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We wouldn’t have the life we have without donors

Essi

When I look at my children, it makes me laugh to think how similar they would probably be if they’d come from my own eggs. I don’t really think about them not being my biological children at all anymore.

For them, it’s been a perfectly normal thing right from the start. They don’t think it’s a big deal that they were created with a donor egg. We talk about it openly at home and have mentioned it at school and day-care centre too to avoid any awkwardness if the children happen to mention it.

I think people should talk about it more, as there are lots of misconceptions about the treatments. Myself, I’d be happy to talk about it publicly under my own name and share what donor egg treatment has meant for me.

As the children grow, it’s become more and more clear to us that we want to let them decide themselves who to share their biological origin with or if they want to share it at all. We want them to have the right to do that.

The idea of using donor eggs developed gradually

We had been trying for maybe a year when we went to the Ovumia clinic in Tampere in 2007, or AVA-klinikka as it was known then. We had several treatments using my own eggs. I was 29 and my husband was 36 at the time.

We had decided that if we can’t get pregnant using our own gametes, that’s OK, we’ll try adoption. The treatments resulted in two pregnancies, but both ended in miscarriage. No clear reason for our infertility was ever found.

I remember telling the doctor that I want them to tell me honestly when it’s time to stop trying. I would not be able to make that decision myself. When you want a baby that much, it’s hard to see when it’s time to give up.

I give top marks to the clinic staff in this regard too. They were completely honest with us. They didn’t give us false hope but they also didn’t crush our hopes. They were warm and gentle, yet honest. I felt they genuinely had our back.

When it was time to try donor eggs, we were mentally prepared. We went to see a psychologist to talk about it according to Ovumia’s practice. It was a very important discussion.

The treatments were successful, while emotions ran hot and cold

The first donor egg treatment was a fresh transfer but it wasn’t successful. However, the next was a frozen embryo transfer and resulted in our firstborn.

By then, I had already begun to accept that we wouldn’t have a child. When the treatment was successful, I was scared it would end in miscarriage again. When it didn’t, I started thinking “what are we going to do now, we’re really having a baby!”

I remember being in the delivery room, worrying that I wouldn’t recognise the baby as my own. That was the last time I ever thought that. As soon as I had my baby in my arms, I knew I’d never worry about that again.

My pregnancy went well and so did the birth. Our firstborn son was born in 2010, and we asked the same donor for a sibling donation. Our daughter was born in 2013.

When I was expecting my first child, I wished there was approachable peer support I could turn to. That’s why, after giving birth, I told the clinic they could give my email address to anyone who needed that kind of support from me.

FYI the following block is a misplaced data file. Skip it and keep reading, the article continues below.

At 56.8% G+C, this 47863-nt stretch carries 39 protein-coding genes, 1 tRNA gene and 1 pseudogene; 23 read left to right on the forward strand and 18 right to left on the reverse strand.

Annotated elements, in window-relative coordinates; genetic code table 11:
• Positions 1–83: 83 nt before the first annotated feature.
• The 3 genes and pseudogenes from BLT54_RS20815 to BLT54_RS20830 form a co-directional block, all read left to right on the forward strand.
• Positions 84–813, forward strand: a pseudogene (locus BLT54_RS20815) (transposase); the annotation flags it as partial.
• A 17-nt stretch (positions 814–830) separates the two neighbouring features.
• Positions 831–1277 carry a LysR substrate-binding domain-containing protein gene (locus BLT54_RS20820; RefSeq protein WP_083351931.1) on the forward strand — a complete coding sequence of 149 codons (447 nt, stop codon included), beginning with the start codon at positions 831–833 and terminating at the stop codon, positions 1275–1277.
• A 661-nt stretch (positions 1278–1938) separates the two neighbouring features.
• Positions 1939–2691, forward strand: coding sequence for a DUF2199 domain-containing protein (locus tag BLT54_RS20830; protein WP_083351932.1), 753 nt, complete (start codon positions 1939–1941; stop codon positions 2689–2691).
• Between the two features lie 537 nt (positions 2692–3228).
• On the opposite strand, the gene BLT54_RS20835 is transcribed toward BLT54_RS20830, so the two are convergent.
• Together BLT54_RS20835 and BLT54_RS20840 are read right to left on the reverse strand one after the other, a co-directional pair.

One person who had a child using donor eggs contacted me a couple of years ago. We still keep in touch today. It wasn’t just that I was able to help her. I feel it was just as important for me to talk about it with someone.

Infertility leaves a mark

A lot has happened in my life that has had a profound impact on me. My parents died when I was young. Although they passed too early, I have precious memories of them. I was able to mourn them.

But when you’re mourning your childlessness, there’s no one to grieve. It’s changed me, my husband and our relationship a great deal. Childlessness is a big part of our lives, even now that we’ve had children. I’ll never forget the pain it has caused us.

Childlessness is considered something everyone is allowed to talk about and ask, “when are you having a baby, shouldn’t you be trying by now”. I’ve had to answer prying questions like this myself.

It’s made me more aware of the problem. Today, I might ask someone if they have children. If they say “no” I leave it at that.

When a child comes of age, they can find out about their biological origins, and our oldest is not far from that age. If he decides to take that opportunity, he’ll probably tell his sister about it too.

This will require self-control from me because I’d love to meet the donor and thank her. I won’t mention this to my children because I don’t want them to find the donor because of me but for themselves – if they decide to do it at all.

We will support them, no matter what they decide.

Grateful beyond words

I’m so lucky to have met some donors at Ovumia’s donor evenings. They have shared their experiences as a donor, and I have shared mine as a recipient of a donation. It has given me the opportunity to express my gratitude in a small way. It’s been a very emotional experience, and I’m filled with emotions as soon as I think about it.

Of course, we’ve never met our own donor. We wrote her a letter both times, and the clinic delivered it to her. But I feel that there aren’t enough words to describe our gratitude.

It’s not just that I was able to become pregnant and have a baby. Without her, we wouldn’t be living the life we have now. She allowed us to see our children grow and maybe even have grandchildren some day.

Without egg donors, we wouldn’t have a family. Thanks to them, our lives have been completely transformed. This is a gift that will last a lifetime. It’s huge.

Essi is a mother of two who became a parent through donor egg treatments and has written this under her first name to protect her children’s privacy.

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